BY EIRIK KNUTZEN
of my role models, Xena, the Warrior Princess, comes from here,"
said U.S. Secretary of State Madeleine Albright during an August
stop-over in New Zealand.
It was big news to the 3.5 million people of New Zealand, most
of whom claim never to have seen a single episode of Xena:
Warrior Princess - the fantasy-adventure series shot locally and
starring one of their own, Lucy Lawless. But it was no surprise
to the tall, dark actress whose leather-clad and sexually
ambivalent character can kick any man's butt.
"I suspect that Xena is less successful in its home country that
it is that it is in any other country in the world," says
Lawless, 30, a mobile phone glued to her ear while cleaning the
swimming pool at her spacious new house on the outskirts of
Auckland. "It's funny, because the show is really big in
Lawless doesn't take personally what may be perceived as a
slight elsewhere. "I think, because I've had personal experience
with it, that families in small countries have difficulty
accepting that their own progeny, as it were, can produce
something that is genuinely good. They have a slightly
patronizing or negative reaction to their own product.
"Though they don't watch the show, I think people are proud of
it and proud of me," Lawless continues while removing a leaf
from the water surface. "New Zealanders are extremely warm when
they meet me first-hand. At my daughter's school opening, I had
a conga line of 9-year-olds strapped around my waist and their
parents taking pictures. Typically, I get a huge, friendly
reaction from the people around me, but they don't watch the
show. That's okay - we're No. 1 in Turkey, a cool country."
Born and raised in nearby Mount Albert, Lawless has her parents,
six siblings and a lot of friends from childhood to keep her
head on straight. "Strangers treat me oddly for the first
minutes of meeting me, but everything is the same with old
friends. A couple of mates go back to kindergarten. And one of
my best girlfriends is married to one of the chaps who works on
Hollywood television stars are famous for throwing hissy fits if
the trailer is too small or the tea is too tepid, a situation
Lawless studiously avoids. "There's no time to fool around on
the set as the shows and casts get larger and larger - we now
have three camera units working on each show," she explains.
Extremely pleased with her film crew, Lawless tries to maintain
a happy family relationship on the set "by not complaining, not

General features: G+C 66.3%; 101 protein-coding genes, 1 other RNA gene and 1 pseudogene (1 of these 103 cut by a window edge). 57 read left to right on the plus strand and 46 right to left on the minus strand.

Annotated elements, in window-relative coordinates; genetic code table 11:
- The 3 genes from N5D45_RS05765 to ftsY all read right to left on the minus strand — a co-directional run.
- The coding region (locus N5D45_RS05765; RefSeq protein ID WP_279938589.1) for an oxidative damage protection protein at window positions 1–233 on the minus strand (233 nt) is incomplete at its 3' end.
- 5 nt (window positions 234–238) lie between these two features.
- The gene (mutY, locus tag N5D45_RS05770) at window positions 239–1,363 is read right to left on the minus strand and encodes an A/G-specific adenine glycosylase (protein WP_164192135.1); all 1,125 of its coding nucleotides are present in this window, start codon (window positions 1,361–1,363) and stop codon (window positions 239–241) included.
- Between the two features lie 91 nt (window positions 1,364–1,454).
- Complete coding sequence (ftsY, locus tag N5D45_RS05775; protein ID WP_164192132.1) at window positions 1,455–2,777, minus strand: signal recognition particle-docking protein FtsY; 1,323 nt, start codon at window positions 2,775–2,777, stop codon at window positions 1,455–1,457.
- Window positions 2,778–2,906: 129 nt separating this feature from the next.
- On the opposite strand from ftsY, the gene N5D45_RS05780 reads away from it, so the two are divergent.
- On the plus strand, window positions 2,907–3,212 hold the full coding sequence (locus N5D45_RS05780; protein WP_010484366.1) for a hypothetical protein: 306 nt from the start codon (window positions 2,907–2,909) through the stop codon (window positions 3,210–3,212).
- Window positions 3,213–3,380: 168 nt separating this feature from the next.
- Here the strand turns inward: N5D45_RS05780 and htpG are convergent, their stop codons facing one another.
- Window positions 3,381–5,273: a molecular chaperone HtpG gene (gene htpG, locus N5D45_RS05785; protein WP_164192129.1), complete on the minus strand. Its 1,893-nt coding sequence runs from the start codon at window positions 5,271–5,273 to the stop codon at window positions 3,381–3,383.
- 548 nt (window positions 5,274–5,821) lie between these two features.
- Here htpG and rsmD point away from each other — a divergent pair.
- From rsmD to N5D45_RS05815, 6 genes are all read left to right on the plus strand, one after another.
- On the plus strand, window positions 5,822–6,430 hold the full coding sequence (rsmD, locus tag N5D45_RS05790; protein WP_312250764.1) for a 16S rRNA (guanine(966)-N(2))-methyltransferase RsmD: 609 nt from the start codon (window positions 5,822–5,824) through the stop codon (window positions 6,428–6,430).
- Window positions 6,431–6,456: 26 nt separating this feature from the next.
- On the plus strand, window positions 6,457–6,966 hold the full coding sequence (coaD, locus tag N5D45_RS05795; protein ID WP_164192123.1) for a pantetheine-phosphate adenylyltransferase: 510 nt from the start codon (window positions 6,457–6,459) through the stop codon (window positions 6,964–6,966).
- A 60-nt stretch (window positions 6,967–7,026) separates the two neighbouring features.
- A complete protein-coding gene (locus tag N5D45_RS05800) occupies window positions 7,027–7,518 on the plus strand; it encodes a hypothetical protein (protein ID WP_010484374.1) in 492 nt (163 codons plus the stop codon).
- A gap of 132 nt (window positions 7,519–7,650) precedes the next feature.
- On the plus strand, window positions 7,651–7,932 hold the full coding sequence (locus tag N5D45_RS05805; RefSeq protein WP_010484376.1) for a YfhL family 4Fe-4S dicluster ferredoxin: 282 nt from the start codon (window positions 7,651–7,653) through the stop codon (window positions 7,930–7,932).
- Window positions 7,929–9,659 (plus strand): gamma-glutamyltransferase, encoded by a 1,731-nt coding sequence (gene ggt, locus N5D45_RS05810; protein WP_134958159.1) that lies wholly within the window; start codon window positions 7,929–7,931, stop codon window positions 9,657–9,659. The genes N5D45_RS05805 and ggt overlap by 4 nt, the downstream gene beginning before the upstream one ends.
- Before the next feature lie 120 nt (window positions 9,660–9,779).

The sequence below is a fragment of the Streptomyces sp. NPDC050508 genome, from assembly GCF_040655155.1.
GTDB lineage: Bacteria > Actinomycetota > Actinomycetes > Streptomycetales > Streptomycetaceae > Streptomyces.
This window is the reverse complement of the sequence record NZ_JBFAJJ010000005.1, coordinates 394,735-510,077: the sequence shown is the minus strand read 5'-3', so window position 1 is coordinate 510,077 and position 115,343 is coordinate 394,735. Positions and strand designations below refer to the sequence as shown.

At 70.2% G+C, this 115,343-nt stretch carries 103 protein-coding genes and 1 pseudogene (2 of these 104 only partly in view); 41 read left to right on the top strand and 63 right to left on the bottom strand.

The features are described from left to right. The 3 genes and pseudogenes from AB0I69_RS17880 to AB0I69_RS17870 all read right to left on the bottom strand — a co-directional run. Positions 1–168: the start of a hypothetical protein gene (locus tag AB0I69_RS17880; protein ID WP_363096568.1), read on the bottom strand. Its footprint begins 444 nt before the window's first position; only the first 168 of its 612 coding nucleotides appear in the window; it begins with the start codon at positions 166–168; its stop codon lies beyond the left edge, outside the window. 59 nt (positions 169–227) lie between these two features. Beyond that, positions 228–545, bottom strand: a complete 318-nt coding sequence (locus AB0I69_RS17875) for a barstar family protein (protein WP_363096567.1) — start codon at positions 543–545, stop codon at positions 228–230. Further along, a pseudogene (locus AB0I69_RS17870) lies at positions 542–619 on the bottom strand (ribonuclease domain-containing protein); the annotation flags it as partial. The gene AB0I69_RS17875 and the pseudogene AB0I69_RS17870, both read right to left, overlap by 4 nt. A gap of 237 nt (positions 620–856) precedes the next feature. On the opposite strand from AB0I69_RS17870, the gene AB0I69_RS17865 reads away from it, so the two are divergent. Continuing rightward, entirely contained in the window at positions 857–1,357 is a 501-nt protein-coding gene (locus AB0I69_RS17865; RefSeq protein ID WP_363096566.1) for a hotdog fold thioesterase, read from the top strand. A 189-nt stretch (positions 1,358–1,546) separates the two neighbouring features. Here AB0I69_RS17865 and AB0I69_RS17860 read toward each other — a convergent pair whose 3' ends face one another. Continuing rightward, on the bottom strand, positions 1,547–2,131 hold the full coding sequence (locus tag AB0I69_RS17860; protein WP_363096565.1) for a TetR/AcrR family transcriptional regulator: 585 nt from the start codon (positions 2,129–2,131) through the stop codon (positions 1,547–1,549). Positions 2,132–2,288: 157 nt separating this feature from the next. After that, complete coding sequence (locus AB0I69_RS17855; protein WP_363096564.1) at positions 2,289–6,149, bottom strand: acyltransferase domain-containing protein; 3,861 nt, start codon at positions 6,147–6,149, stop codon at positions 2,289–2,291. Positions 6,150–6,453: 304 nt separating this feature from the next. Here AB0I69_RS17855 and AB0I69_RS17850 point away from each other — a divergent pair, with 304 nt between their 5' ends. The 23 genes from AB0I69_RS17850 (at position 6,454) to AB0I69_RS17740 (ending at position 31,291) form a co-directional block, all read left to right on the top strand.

being a pain and not making their lives miserable. Otherwise
they could just move on — New Zealanders are not apt to put up
with too much nonsense. Unlike the States where people will work
18 hours a
day, New Zealanders won't."
Lawless's husband, however, is frequently back
in Los Angeles taking care of business as one of Xena's
executive producers. Rob Tapert, 43, also executive produces
Hercules: The Legendary Journeys and Young Hercules along with
Sam Raimi and is probably stretched to the limit on most work
They were married at St. Monica's Catholic church in Santa
Monica on March 28, the day before Lawless's 30th birthday. "We
have a truly great relationship and a great friendship because
we're both from the same Irish-Catholic culture. It shocked me
to find that I went to meet his family in Michigan, his
Irish-Catholic family mirrors mine. That culture is most
significant in our life partnership and we're very, very happy."
On her hiatus last year, Lawless spent nine weeks singing and
dancing her heart out as Rizzo in the Broadway production of
Grease. Absolutely exhausted from Xena's incredibly physical
demand, she has no intention of working hard - if at all - when
the production breaks in September. "I'm looking at a few
scripts, but I would like only to do a tiny little part in
somebody's fantastic film for a top notch production company. If
not, I sleep in for a couple of months."
Not that she regrets burning off energy in Grease, an obvious
thrill of a lifetime. "It was a scary, wild and interesting
thing to do - but who in her right mind would turn down an
opportunity to go on Broadway?" says Lawless.
After tinkering for sometime with the automatic pool cleaner,
Lawless managed to put it back together and launch it back in
the water. A split second later she is drenched in water by
10-year-old daughter Daisy, using the garden hose she just
finished bathing the dog with. "Go away, you horror!" she yells,
laughing. "I see you lurking behind that skinny palm and I'm
gonna..." Daisy takes off, shrieking. And then they're gone.